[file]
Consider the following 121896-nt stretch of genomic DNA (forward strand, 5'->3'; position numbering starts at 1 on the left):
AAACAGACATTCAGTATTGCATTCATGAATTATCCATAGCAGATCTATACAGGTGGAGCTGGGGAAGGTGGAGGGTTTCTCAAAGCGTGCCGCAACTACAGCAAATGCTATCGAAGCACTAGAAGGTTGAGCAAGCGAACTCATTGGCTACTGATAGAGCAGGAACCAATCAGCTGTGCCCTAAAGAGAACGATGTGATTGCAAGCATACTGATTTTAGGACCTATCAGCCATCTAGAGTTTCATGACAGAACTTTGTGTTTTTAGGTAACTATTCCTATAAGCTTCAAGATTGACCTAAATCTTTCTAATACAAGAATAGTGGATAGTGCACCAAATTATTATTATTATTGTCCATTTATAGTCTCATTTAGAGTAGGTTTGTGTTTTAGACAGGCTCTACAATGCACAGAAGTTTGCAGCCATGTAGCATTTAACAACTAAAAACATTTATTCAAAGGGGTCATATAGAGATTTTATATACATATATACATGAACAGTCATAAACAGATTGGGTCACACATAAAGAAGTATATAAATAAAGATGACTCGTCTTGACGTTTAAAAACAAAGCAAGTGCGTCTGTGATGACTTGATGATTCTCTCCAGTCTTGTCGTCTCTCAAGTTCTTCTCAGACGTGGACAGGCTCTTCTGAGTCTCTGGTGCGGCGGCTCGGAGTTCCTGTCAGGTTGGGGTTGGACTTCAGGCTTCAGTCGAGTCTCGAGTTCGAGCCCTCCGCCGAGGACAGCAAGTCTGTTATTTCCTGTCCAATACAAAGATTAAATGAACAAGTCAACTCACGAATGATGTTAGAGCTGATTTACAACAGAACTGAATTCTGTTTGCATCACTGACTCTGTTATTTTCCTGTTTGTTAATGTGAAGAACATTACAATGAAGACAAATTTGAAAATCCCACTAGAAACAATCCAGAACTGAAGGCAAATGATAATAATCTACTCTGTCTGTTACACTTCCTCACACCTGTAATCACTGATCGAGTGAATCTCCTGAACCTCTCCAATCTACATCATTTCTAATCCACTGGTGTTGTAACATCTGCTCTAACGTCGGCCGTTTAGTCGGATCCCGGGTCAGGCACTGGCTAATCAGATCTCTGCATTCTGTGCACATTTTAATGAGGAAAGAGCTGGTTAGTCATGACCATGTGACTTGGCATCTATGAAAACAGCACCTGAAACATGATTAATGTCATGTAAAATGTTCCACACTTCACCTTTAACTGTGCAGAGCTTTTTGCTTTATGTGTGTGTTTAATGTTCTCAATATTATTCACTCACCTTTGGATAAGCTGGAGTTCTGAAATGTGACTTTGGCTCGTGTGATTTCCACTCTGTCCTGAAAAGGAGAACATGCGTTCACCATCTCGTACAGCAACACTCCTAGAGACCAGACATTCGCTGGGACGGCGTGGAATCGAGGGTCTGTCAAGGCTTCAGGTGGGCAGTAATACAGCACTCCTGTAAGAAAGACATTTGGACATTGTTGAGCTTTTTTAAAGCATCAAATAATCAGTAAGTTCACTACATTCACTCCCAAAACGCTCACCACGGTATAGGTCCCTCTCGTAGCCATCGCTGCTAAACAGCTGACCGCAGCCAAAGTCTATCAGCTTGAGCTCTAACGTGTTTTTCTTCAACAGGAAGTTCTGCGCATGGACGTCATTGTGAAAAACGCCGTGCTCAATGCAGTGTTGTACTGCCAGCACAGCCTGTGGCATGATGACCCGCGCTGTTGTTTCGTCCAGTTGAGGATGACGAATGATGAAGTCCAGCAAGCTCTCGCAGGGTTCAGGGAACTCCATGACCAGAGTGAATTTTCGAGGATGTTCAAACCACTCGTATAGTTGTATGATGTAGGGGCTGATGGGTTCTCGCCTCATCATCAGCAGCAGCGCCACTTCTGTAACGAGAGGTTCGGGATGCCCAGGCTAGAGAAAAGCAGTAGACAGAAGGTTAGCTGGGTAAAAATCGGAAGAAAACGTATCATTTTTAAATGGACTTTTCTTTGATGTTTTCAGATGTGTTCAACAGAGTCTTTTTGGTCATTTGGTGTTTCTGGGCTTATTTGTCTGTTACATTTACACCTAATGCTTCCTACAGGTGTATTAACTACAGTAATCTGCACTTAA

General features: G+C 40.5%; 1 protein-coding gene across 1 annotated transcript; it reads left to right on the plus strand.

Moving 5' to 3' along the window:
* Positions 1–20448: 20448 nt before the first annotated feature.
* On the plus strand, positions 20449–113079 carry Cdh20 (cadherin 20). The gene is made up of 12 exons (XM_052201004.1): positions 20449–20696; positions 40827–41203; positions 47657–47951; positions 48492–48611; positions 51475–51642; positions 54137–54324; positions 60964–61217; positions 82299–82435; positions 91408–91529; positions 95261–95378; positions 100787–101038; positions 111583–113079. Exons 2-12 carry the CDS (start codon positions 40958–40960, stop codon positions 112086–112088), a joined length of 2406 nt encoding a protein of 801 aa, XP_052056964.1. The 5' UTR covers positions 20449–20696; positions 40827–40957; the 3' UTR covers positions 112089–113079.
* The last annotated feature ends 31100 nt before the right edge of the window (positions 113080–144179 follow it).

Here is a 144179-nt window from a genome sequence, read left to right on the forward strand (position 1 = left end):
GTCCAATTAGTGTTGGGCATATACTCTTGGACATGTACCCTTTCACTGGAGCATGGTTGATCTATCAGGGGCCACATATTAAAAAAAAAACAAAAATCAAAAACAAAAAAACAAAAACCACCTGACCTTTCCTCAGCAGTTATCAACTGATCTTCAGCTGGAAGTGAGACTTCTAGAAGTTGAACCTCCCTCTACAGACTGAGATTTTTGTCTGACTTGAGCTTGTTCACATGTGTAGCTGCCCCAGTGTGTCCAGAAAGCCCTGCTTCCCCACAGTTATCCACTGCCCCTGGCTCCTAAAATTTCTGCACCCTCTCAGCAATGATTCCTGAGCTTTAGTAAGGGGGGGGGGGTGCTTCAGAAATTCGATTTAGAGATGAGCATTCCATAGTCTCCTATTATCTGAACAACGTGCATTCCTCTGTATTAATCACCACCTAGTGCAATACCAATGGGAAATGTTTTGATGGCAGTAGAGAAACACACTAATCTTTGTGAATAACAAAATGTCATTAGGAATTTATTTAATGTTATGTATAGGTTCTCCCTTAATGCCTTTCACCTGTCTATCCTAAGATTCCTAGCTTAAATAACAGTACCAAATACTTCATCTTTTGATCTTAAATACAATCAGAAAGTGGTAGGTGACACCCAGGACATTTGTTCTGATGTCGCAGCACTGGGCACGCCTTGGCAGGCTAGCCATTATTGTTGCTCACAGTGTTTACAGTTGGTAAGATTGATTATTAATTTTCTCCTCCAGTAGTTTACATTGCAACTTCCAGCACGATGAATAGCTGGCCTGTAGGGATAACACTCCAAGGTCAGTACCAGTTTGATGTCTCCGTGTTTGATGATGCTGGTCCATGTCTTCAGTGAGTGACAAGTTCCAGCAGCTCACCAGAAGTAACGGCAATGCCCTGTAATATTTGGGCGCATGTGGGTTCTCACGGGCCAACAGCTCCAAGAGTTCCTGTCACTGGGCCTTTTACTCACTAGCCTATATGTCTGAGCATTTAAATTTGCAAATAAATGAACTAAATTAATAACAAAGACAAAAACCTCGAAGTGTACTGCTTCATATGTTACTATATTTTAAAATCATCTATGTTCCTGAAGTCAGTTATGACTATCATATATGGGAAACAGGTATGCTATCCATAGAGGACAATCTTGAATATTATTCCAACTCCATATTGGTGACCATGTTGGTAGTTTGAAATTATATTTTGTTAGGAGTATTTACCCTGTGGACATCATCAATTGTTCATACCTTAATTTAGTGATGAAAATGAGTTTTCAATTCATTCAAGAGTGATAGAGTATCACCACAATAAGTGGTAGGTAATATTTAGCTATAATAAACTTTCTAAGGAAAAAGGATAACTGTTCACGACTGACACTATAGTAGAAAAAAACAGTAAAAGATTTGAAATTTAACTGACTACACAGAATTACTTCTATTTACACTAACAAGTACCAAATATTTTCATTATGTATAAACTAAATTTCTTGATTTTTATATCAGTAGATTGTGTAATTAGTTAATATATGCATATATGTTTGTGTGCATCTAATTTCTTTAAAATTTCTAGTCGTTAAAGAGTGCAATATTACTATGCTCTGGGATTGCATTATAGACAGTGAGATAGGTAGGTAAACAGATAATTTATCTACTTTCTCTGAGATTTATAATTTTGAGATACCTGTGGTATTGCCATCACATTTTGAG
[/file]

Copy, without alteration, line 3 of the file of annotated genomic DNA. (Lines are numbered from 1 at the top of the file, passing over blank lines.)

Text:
General features: G+C 40.5%; 1 protein-coding gene across 1 annotated transcript; it reads left to right on the plus strand.